When Sheila Nemcsok goes for a walk, she sees food all around her.
The Kingston resident has spent years building up a bank of knowledge in edible wild food, and she’s sharing that knowledge with anyone who is interested via her passion project, the Portsmouth Urban Forager.
Nemcsok leads regular walks through Kingston neighbourhoods teaching locals how to safely identify and collect food that is available for the taking.
Now in her mid-40s, Nemcsok says that she has been foraging for food since a young age, but got away from it as she entered adulthood and focused on a career.
“I decided to leave work in my mid-30s to go back to school, and that was economically very difficult, to walk away from a steady income,” she said. “Everywhere I turned, my budget bit hard. In order to control some of my finances, I turned back to foraging as a way to be more economical.”
Nemcsok started gathering large amounts of food that she found in the forest, parklands, wastelands and sidewalk edges.
“I utilized a lot of that type of food to make school more affordable,” she said.
Years later, during the COVID-19 pandemic, Nemcsok started sharing bits of information every few days on a chalk sandwich board outside her home, profiling a plant that’s available in her neighbourhood, and that has a food use — her “pandemic project.”
“Shelves are empty in the grocery store, people are panic-buying, and I realized that a lot of people around me in my community of Kingston don’t know that there’s an alternate way of putting food on their table that is absolutely free,” she said.
In 2022, Nemcsok started posting the information on a Facebook page called the Portsmouth Urban Forager. Then she began offering walks through her neighbourhood.
“I’d advertise them on the Facebook page and people would show up and I’d show people plants in our neighbourhood that people could use,” she said.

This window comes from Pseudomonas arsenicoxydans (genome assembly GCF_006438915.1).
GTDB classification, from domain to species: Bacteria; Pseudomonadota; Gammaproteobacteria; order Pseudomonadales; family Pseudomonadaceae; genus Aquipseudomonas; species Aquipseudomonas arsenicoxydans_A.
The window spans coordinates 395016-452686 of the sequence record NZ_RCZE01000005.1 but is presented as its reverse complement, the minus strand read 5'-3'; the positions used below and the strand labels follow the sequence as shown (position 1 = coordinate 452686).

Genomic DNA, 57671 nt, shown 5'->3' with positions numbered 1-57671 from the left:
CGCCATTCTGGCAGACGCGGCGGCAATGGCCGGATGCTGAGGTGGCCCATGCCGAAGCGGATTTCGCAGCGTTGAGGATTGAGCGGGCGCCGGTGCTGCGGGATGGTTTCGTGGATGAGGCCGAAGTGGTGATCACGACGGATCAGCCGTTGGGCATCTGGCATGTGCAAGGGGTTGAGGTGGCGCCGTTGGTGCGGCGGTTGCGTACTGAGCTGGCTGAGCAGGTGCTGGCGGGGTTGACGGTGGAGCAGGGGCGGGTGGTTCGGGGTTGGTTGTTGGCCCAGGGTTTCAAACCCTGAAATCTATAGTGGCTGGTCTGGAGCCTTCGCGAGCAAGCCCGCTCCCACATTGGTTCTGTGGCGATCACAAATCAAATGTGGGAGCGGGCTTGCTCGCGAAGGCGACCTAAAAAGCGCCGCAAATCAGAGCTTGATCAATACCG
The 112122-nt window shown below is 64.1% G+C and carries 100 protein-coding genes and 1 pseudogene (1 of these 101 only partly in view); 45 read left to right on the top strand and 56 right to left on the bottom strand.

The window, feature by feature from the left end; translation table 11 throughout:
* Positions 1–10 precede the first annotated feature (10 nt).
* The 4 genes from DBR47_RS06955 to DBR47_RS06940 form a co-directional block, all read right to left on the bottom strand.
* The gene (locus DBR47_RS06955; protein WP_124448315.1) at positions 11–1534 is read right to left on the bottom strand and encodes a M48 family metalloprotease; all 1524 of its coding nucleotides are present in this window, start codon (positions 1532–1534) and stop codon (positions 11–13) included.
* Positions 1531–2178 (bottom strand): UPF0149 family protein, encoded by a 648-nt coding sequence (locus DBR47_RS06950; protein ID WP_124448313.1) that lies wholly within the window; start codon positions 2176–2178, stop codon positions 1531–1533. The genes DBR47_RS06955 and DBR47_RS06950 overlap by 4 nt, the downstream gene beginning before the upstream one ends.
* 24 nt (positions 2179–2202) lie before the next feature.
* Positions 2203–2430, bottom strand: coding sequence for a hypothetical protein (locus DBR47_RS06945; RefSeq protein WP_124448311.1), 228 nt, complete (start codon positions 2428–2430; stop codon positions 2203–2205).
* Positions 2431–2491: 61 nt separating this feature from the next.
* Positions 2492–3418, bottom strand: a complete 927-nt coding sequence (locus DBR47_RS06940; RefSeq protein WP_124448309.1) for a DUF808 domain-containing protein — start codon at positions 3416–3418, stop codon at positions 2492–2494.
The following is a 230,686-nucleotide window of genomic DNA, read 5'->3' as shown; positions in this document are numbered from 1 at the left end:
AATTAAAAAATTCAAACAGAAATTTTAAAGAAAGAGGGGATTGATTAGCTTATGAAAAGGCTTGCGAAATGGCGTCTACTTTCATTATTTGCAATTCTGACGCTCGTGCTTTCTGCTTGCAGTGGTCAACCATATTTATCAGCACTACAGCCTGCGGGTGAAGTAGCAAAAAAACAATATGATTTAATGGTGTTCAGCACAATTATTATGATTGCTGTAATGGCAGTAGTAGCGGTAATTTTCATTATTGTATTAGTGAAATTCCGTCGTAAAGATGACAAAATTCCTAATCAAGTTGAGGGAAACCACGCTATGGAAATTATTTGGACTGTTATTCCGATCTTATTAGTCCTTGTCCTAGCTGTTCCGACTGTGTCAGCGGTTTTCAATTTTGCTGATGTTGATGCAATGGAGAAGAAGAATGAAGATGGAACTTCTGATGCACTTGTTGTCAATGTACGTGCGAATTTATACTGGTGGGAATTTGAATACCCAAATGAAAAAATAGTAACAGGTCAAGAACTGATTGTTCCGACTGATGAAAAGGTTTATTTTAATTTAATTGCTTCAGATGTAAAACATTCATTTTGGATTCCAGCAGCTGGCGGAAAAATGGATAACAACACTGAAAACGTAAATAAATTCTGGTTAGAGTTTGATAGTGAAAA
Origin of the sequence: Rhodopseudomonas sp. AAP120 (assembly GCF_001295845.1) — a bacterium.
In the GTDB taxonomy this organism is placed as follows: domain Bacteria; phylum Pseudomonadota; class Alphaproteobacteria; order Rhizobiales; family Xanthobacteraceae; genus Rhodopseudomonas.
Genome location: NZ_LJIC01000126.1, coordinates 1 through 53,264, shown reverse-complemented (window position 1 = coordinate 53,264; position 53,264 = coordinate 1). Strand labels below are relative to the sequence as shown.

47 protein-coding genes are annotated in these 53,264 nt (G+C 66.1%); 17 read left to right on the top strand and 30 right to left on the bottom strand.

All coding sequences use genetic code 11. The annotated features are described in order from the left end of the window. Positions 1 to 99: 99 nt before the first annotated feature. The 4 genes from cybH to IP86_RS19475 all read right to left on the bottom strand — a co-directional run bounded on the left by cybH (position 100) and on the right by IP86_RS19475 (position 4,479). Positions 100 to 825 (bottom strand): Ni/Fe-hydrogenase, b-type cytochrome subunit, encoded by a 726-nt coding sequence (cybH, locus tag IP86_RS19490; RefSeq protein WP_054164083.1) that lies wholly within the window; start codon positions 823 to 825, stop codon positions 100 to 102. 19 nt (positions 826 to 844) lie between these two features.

Now, Nemcsok has partnered with the Kingston Frontenac Public Library to offer foraging walks, as well as through her Facebook page.
“It seems that the interest in these walks is growing … I think for the same reason I’m motivated to do this,” Nemcsok said. “There are a variety of reasons, but one is that since the pandemic started, there is a greater sense of food insecurity. People want to be more self-sufficient. Another reason is that foraging is an excellent gateway into culinary creativity, culinary flavours and textures that you can’t acquire at any store. It broadens people’s culinary horizons.”
Nemcsok also believes that foraged foods can be higher in nutrients than some grocery store produce.
“When you turn back to original foods that are out in our woods or parks, you get a heavier nutrient load in these plants,” she said.
During her walks, Nemcsok talks to people about not only identifying food, but also how to source food safely.
“I definitely tell people about watching out for areas that have been sprayed. Don’t forage in brown lands or brown spaces. I ensure that as I’m talking to people, I talk about safety, sustainability and ethical foraging. It’s not just whether or not the land has been sprayed — it’s knowing about things like ticks, knowing if you’re on your own in the woods (to) beware of coyotes in a region, making sure you don’t consume something unless you are 100 per cent sure that it’s edible.
“There are also plants that are safe to eat at certain stages of their development, and unsafe at other stages of development. There’s a lot of safety involved in foraging.”
Nemcsok is self-taught in her foraging skills. She’s built her knowledge through attending foraging workshops, reading and re-reading foraging books and even acquiring a certificate from Cornell University in medicinal plants.
“Every year my knowledge of plants grows,” she said.
To those who want to begin foraging for food, Nemcsok urges both curiosity and caution.
“My number one advice is to not harvest a plant until you are sure that it is safe to use,” she said. “Even if you harvest a plant, take it home and look it up, some plants can cause irritation of your skin, or even blindness if you take the juices of that plant and stick them in your eyes. Don’t harvest plants, definitely don’t taste them until you become educated.”
There are many ways to gain that education, she said — from books, websites, online communities and social media pages to working with a mentor.
“My other number one piece of advice for people wanting to get into foraging (is to) stay curious,” she said. “There’s so much to learn about plants.”